If you look at any job application for an Assistant role, you will find something about communication skills. It is a must-have in our profession. Why? Well, we have to communicate efficiently with our Executives, we have to interact with loads of different people from all walks of life and different levels within the business. We have to express our opinion, with authority and we quite often have tel tell people things that they do not want to hear. Also, we have so many different ways that we communicate. I’m not just talking verbally and through our body language, but also all the different methods we now have to communicate – text message, email, WhatsApp, Slack, over the phone (remember that one!?) So, communication skills are kinda essential and something that needs to be reviewed continuously. We should always look at how we are communicating and what we can do to improve our approach. But where do we start? Well, on Practically Perfect PA we have two great blog posts that can help you think about the tools you use to communicate and how to communicate effectively. I also thought I would share five great books about verbal communication.
So, if you have a little bit of time off over the summer (wishful thinking?) to enjoy a good book, you won’t go wrong with these beauties:
This book is made up of 92 tips that will help you talk with confidence, adjust your body language so that look intelligent and in charge! The tips are easy to follow, cover all aspects of life and relationships with those around you. My favourite tip?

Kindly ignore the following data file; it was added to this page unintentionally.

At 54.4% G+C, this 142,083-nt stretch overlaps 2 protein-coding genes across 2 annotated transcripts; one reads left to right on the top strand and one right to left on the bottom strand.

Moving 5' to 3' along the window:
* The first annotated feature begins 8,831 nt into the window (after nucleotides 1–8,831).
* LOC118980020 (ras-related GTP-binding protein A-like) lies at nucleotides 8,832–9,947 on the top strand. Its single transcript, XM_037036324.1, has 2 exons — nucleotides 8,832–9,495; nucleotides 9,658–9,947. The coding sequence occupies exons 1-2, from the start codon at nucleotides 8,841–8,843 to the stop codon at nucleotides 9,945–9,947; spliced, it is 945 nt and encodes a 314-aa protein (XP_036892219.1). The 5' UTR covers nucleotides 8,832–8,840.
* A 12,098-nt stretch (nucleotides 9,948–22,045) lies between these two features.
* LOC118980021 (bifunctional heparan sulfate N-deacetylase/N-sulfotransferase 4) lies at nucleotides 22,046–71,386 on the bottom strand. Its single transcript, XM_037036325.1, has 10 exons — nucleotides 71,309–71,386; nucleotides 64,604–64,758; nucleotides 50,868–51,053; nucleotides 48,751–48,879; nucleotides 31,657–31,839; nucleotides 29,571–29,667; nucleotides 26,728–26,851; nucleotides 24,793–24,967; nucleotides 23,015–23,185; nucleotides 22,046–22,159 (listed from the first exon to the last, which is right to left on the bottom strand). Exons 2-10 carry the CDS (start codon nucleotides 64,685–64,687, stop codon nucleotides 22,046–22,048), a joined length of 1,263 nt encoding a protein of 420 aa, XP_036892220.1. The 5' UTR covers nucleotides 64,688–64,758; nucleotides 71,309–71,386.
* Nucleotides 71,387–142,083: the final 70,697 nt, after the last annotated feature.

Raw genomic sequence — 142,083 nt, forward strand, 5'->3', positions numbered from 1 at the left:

Putting you first gets a much better response, especially when you’re asking a favor, because it pushes the asker’s pride button. Suppose you want to take a long weekend. You decide to ask your boss if you can take Friday off. Which request do you think he or she is going to react to more positively? “Can I take Friday off, Boss?” Or this one: “Boss, can you do without me Friday?” In the first case, Boss had to translate your “Can I take Friday off?” into “Can I do without this employee Friday?” That’s an extra thought process. (And you know how some bosses hate to think!)
However, in the second case, “Boss, can you do without me Friday,” you did Boss’s thinking for her. Your new wording made managing without you a matter of pride for Boss. “Of course,” she said to herself. “I can manage without your help Friday.”
I’m sure you have all seen a TED talk, if not check out our must-see TED talks for Assistants. I’m sure you’ve all wondered what it must be like to get up and deliver a speech like that. Well, if you read this book, you will learn the techniques used by the world’s most excellent public speakers at TED. You will also pick up tips on how you can get your ideas across with passion and conviction. My favourite tip?
The most popular TED speakers don’t have a “job.” They have a passion, an obsession, a vocation, not a job. These people are called to share their ideas. Motivated and energized speakers are always more interesting and engaging than bored and passive ones.
Made to Stick Why Some Ideas Survive, and Others Die by Chip Heath & Ted Heath
This is an excellent read about all of the urban legends, conspiracy theories and what is now called ‘fake news’. Why do these stories stick while people with really amazing breakthroughs, concepts and ideas never get heard? How can you make your communications stick? How do you get heard in a busy environment full of loud and confident people? I think we could all use a little help in that department! My favourite tip? Actually, this is from Norah Effron (who I love), but it is about making your point quickly…